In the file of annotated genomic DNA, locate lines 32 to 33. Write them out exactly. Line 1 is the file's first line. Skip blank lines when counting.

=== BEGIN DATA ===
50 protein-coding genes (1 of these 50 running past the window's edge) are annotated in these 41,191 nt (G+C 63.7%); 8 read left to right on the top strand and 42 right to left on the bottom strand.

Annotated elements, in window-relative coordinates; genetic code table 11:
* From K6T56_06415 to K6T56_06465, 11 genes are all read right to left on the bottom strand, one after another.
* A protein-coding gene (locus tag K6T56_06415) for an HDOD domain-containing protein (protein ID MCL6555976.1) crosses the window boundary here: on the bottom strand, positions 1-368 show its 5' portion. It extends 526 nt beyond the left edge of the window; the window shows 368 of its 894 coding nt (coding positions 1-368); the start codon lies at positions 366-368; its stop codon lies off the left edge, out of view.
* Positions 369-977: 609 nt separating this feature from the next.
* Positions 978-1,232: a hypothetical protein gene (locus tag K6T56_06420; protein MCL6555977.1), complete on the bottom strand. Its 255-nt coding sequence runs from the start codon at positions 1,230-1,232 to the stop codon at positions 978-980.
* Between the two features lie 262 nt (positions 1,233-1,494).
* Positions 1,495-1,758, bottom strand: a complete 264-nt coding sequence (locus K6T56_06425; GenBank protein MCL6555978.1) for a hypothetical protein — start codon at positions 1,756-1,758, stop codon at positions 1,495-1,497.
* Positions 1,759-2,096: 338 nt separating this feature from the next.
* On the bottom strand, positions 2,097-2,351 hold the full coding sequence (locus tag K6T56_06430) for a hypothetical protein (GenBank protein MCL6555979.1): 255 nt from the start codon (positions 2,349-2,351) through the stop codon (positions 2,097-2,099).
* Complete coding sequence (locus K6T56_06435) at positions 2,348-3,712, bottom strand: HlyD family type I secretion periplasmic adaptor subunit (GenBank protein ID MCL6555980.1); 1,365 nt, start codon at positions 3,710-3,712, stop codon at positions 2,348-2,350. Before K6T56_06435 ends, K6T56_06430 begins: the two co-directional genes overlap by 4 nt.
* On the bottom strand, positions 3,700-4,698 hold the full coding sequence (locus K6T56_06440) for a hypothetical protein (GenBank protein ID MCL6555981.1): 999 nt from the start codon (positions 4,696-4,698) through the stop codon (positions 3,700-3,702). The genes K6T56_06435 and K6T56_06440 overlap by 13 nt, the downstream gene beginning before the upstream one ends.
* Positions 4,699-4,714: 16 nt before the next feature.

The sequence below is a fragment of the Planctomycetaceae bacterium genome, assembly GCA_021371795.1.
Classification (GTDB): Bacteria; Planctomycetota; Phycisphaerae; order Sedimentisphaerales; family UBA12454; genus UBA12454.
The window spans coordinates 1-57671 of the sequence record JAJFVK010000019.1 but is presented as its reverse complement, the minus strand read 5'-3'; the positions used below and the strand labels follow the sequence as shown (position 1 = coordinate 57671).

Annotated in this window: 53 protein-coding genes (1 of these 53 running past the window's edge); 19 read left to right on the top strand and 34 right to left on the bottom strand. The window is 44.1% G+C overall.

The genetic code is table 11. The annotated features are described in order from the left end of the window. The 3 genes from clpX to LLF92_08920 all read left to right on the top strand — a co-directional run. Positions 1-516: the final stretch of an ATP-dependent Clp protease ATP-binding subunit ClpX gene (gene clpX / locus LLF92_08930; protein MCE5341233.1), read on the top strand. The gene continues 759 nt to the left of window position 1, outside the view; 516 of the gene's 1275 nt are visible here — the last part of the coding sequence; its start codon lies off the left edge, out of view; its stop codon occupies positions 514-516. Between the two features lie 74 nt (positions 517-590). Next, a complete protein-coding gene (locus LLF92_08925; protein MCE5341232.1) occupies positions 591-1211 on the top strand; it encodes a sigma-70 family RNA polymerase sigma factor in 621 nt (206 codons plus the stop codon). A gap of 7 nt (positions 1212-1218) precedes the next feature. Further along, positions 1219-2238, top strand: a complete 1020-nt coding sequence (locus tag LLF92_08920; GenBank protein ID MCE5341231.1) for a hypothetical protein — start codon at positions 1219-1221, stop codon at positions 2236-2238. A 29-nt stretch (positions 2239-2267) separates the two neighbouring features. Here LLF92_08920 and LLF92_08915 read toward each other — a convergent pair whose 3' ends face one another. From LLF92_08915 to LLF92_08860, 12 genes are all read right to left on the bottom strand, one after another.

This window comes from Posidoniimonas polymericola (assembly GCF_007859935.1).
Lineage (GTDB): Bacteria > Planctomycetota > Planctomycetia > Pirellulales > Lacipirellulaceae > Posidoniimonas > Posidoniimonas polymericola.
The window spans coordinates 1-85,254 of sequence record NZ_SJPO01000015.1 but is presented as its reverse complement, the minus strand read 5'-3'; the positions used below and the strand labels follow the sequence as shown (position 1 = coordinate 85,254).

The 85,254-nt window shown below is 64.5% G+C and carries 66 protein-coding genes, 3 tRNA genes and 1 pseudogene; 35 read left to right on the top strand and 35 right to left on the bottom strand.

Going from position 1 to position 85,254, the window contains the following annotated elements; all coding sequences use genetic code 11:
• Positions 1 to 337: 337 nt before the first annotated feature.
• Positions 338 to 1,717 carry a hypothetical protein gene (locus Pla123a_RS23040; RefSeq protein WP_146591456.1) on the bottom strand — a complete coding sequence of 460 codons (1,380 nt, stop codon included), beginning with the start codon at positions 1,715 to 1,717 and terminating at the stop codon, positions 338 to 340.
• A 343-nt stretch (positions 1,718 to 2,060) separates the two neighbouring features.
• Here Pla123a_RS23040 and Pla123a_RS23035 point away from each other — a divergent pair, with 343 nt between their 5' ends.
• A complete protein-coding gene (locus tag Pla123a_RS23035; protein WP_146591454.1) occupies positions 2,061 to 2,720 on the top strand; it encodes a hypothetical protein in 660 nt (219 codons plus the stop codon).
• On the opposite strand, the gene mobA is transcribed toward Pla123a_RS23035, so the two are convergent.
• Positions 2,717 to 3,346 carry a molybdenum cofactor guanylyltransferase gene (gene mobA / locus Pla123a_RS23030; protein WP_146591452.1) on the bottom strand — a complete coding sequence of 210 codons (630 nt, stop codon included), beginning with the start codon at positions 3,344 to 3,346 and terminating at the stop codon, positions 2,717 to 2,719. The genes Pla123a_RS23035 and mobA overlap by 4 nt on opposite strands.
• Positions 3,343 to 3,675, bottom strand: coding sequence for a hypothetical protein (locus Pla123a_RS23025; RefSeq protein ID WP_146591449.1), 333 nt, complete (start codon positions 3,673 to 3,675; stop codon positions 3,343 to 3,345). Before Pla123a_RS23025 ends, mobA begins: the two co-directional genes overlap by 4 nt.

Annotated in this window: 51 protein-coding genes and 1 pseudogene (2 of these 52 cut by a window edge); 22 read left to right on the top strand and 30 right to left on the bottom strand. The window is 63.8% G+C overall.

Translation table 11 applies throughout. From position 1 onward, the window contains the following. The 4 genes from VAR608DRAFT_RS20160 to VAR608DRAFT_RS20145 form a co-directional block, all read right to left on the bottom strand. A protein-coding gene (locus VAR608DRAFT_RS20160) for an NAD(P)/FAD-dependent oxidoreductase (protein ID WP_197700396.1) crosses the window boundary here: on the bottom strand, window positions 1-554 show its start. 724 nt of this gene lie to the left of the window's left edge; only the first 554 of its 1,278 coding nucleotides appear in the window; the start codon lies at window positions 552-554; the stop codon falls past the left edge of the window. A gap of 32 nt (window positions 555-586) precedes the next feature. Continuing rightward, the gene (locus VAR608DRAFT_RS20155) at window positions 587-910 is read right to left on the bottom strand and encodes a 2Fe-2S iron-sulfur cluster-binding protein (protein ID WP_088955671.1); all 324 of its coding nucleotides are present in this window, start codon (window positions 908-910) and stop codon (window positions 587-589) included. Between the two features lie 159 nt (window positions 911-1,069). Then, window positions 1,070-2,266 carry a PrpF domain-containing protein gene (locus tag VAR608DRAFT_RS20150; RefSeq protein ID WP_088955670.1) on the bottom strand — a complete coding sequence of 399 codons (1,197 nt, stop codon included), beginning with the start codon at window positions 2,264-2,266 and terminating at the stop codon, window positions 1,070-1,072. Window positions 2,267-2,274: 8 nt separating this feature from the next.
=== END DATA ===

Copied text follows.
Annotated in this window: 51 protein-coding genes and 1 pseudogene (2 of these 52 cut by a window edge); 22 read left to right on the top strand and 30 right to left on the bottom strand. The window is 63.8% G+C overall.

Translation table 11 applies throughout. From position 1 onward, the window contains the following. The 4 genes from VAR608DRAFT_RS20160 to VAR608DRAFT_RS20145 form a co-directional block, all read right to left on the bottom strand. A protein-coding gene (locus VAR608DRAFT_RS20160) for an NAD(P)/FAD-dependent oxidoreductase (protein ID WP_197700396.1) crosses the window boundary here: on the bottom strand, window positions 1-554 show its start. 724 nt of this gene lie to the left of the window's left edge; only the first 554 of its 1,278 coding nucleotides appear in the window; the start codon lies at window positions 552-554; the stop codon falls past the left edge of the window. A gap of 32 nt (window positions 555-586) precedes the next feature. Continuing rightward, the gene (locus VAR608DRAFT_RS20155) at window positions 587-910 is read right to left on the bottom strand and encodes a 2Fe-2S iron-sulfur cluster-binding protein (protein ID WP_088955671.1); all 324 of its coding nucleotides are present in this window, start codon (window positions 908-910) and stop codon (window positions 587-589) included. Between the two features lie 159 nt (window positions 911-1,069). Then, window positions 1,070-2,266 carry a PrpF domain-containing protein gene (locus tag VAR608DRAFT_RS20150; RefSeq protein ID WP_088955670.1) on the bottom strand — a complete coding sequence of 399 codons (1,197 nt, stop codon included), beginning with the start codon at window positions 2,264-2,266 and terminating at the stop codon, window positions 1,070-1,072. Window positions 2,267-2,274: 8 nt separating this feature from the next.